This reminds me of a gift I received from a great spiritual  teacher Uranda.  He wrote, among others, a small book , called “The 7 Steps”.  My seven year old son at that time, taught himself to read from this little book, and stuffed it into his lunchbox along with Oreo cookies and home made brown bread sandwiches ( which he traded).  We both loved the simplicity of this little book.

I have used one of his steps as part of my life compass  and it has served me well in difficult situations.

“Let love radiate without concern for results”

So hey, I am writing this blog without concern for results.  Not without a keenness to see what happens though…

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The unbearable lightness of downsizing

Posted by Merle Levin on December 28, 2009

I am very interested in the work of Dr. Clotaire Rapaille who has developed clear theories as to what really drives us to do what we do an why, most of the time we do not say what we mean.  I find his theory fascinating and will try to write honestly and meaningfully about it in future posts.

As I said in the previous post ( Life lessons on living on a boat), we suddenly decided to dramatically downsize our lives in South Africa.  We spend half the year here (and the rest in Canada, our other home), and we are in the process of moving from a large rambling house in the quiet fishing town of Hout Bay, to a very small flat in the hustle and bustle of Sea Point.   Why? To reduce our carbon footprint and get simple; to live closer to my elderly parents.  I am sure Dr. Rapaille could name other, not so virtuous,  reasons for this seemingly spontaneous act of madness.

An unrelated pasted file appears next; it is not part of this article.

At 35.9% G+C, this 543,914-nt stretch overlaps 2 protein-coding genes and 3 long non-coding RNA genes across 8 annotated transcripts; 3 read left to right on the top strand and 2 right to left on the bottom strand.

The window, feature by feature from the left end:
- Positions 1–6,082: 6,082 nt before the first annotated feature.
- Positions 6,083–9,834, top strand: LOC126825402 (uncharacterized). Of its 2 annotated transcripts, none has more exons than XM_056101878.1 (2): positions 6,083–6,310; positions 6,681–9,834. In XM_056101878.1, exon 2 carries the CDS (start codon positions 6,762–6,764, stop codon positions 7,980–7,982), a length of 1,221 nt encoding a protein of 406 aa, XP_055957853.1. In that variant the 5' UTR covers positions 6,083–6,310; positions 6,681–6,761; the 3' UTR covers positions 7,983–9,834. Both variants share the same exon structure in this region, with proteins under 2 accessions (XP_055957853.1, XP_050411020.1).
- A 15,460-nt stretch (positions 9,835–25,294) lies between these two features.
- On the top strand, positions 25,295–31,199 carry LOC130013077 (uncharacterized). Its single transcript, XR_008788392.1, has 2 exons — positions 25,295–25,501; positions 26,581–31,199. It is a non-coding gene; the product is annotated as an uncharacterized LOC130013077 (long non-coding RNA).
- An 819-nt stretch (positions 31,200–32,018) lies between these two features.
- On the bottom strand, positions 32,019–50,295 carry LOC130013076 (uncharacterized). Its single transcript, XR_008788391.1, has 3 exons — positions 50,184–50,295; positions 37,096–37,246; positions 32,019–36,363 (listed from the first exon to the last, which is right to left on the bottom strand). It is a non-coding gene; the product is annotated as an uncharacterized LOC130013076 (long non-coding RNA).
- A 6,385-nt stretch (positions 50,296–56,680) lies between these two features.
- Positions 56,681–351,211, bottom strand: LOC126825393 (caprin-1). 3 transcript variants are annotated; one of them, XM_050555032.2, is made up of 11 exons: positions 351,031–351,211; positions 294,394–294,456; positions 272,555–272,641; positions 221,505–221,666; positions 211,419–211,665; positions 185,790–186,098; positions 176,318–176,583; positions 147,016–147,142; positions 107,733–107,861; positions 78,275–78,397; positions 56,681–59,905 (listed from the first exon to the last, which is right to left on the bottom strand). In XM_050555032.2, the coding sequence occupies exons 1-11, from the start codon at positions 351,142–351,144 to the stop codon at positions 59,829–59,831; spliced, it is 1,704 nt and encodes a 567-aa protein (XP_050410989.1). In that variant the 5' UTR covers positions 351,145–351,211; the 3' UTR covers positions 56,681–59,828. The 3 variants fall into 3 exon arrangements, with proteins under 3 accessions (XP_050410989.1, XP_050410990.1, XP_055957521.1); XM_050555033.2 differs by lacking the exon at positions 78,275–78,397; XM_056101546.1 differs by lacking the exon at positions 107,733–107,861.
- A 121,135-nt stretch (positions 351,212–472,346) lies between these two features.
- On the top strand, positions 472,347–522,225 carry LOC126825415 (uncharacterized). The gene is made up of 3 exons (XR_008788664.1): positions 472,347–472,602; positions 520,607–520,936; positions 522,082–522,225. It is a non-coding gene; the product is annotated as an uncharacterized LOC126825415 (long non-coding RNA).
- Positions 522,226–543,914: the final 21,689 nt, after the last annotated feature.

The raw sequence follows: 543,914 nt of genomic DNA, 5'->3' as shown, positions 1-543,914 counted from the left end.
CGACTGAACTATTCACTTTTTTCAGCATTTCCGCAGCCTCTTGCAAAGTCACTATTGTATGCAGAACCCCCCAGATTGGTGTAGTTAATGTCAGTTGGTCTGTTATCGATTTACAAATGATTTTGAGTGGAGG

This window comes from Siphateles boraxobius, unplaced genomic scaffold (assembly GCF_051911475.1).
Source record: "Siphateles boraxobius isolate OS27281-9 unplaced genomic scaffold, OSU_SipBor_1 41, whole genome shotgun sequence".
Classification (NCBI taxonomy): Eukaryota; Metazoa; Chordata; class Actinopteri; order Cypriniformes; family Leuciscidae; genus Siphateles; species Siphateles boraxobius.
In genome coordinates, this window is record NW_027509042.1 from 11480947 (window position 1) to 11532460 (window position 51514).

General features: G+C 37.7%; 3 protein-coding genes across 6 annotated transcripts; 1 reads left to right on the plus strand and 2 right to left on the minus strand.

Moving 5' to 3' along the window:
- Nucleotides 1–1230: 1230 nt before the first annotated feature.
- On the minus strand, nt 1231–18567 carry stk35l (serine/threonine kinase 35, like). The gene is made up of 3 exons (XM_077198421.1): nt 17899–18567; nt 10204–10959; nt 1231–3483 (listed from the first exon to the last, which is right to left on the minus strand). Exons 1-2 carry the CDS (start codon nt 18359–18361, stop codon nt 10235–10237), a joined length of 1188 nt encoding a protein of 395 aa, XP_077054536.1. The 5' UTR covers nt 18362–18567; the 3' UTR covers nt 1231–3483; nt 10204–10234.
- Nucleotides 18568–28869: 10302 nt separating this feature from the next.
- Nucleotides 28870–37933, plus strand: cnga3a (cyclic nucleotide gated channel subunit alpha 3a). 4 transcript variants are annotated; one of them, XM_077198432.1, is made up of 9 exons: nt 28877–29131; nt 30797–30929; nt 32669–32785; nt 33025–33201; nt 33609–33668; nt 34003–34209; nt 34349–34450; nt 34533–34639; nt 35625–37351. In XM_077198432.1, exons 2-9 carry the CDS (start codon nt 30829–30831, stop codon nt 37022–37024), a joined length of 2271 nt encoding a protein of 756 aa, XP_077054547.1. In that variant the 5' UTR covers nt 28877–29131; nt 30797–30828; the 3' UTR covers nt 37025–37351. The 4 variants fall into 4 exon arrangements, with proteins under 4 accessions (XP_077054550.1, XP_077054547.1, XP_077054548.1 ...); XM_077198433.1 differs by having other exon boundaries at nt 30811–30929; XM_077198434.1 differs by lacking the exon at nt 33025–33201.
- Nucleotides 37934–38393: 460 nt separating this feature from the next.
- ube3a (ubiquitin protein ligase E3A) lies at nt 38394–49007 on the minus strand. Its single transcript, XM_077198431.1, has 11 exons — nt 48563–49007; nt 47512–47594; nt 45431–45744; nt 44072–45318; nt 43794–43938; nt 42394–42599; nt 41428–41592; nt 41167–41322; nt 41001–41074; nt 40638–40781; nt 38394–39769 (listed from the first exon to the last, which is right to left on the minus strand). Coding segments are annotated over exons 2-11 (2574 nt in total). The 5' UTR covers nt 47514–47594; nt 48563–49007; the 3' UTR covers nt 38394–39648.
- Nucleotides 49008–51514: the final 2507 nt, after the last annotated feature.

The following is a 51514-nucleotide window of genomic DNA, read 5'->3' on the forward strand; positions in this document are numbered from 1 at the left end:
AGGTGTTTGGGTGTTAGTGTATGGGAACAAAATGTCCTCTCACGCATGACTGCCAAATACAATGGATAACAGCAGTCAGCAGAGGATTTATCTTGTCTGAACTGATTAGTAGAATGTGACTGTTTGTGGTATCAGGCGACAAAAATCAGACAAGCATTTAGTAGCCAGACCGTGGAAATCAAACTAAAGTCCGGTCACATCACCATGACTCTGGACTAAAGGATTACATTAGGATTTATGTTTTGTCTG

I arrived in South Africa a few weeks ahead of my husband, to view the new flat we had rented sight unseen ( affectionately named “the boat”) and somehow turn the space into a semblance of home for him to land into – no easy task in the week before everything shuts down for the Christmas holidays.  Managed to find a guy with a “bakkie” to move the few selected items from Hout Bay home to flat, shopped my buggie to bursting point for newly defined essentials – like verrrry small kitchen gadgets and a diminuitive washing machine ( at 3 times the price of a regular size one).  Picked  up the Hub up from the airport on the 24th. He was travel -fatigued to the gills,  and when I brought him back to his new pad I watched him wander the space in a daze.  This really is smaller than we anticipated.  It’s a room-for-one galley kitchen, a hold your breath bathroom and a very small living room, plus bedroom and small office.  But hey, when you look out of the window at the wide open Atlantic, churning and frothing on the rocks just beyond,  there is space galore.  That’s the key, it’s what’s in front and not at the back that matters.

So, let the fun begin next morning with a Jewish Christmas lunch to prepare in the galley.  Things I never thought about before, suddenly are smack-bang-centre.  Like since there is room for just 2 saucepans, and the oven is diminutive and the kitchen counter is unusable if the washing machine is hooked up to the taps…what to feed the some-vegetarian, some gluten free, famished family about to arrive?  A balcony BarBQ,  salads and puds –  their favorite, that’s what!  Tchik-tchak (Hebrew for instant) happiness.  Not only did we eat ourselves to the full, we gift-gave, and turned the living room into an overnight stay pad for our daughter Joy and her son Kieron after lung-bursting mattress blow-ups.  The party went on all night.